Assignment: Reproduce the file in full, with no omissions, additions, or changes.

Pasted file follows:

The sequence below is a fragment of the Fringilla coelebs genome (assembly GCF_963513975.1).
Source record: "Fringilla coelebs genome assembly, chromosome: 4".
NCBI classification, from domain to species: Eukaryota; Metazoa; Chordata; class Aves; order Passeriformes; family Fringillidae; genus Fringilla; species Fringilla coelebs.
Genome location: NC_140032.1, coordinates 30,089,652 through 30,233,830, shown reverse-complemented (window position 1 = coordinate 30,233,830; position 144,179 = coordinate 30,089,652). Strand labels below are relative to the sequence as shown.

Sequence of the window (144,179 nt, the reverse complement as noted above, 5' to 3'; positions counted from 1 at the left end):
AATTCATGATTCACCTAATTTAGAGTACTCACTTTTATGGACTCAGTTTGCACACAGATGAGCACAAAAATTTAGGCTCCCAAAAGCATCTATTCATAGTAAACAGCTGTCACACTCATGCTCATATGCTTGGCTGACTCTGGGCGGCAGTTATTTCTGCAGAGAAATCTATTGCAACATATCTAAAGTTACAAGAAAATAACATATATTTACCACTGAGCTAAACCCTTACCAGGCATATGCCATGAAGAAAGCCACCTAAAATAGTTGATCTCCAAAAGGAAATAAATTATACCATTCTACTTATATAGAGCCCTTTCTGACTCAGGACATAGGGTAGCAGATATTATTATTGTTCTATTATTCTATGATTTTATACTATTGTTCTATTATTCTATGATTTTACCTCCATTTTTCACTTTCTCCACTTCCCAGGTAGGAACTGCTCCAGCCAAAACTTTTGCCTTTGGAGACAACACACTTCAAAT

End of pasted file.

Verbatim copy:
The sequence below is a fragment of the Fringilla coelebs genome (assembly GCF_963513975.1).
Source record: "Fringilla coelebs genome assembly, chromosome: 4".
NCBI classification, from domain to species: Eukaryota; Metazoa; Chordata; class Aves; order Passeriformes; family Fringillidae; genus Fringilla; species Fringilla coelebs.
Genome location: NC_140032.1, coordinates 30,089,652 through 30,233,830, shown reverse-complemented (window position 1 = coordinate 30,233,830; position 144,179 = coordinate 30,089,652). Strand labels below are relative to the sequence as shown.

Sequence of the window (144,179 nt, the reverse complement as noted above, 5' to 3'; positions counted from 1 at the left end):
AATTCATGATTCACCTAATTTAGAGTACTCACTTTTATGGACTCAGTTTGCACACAGATGAGCACAAAAATTTAGGCTCCCAAAAGCATCTATTCATAGTAAACAGCTGTCACACTCATGCTCATATGCTTGGCTGACTCTGGGCGGCAGTTATTTCTGCAGAGAAATCTATTGCAACATATCTAAAGTTACAAGAAAATAACATATATTTACCACTGAGCTAAACCCTTACCAGGCATATGCCATGAAGAAAGCCACCTAAAATAGTTGATCTCCAAAAGGAAATAAATTATACCATTCTACTTATATAGAGCCCTTTCTGACTCAGGACATAGGGTAGCAGATATTATTATTGTTCTATTATTCTATGATTTTATACTATTGTTCTATTATTCTATGATTTTACCTCCATTTTTCACTTTCTCCACTTCCCAGGTAGGAACTGCTCCAGCCAAAACTTTTGCCTTTGGAGACAACACACTTCAAAT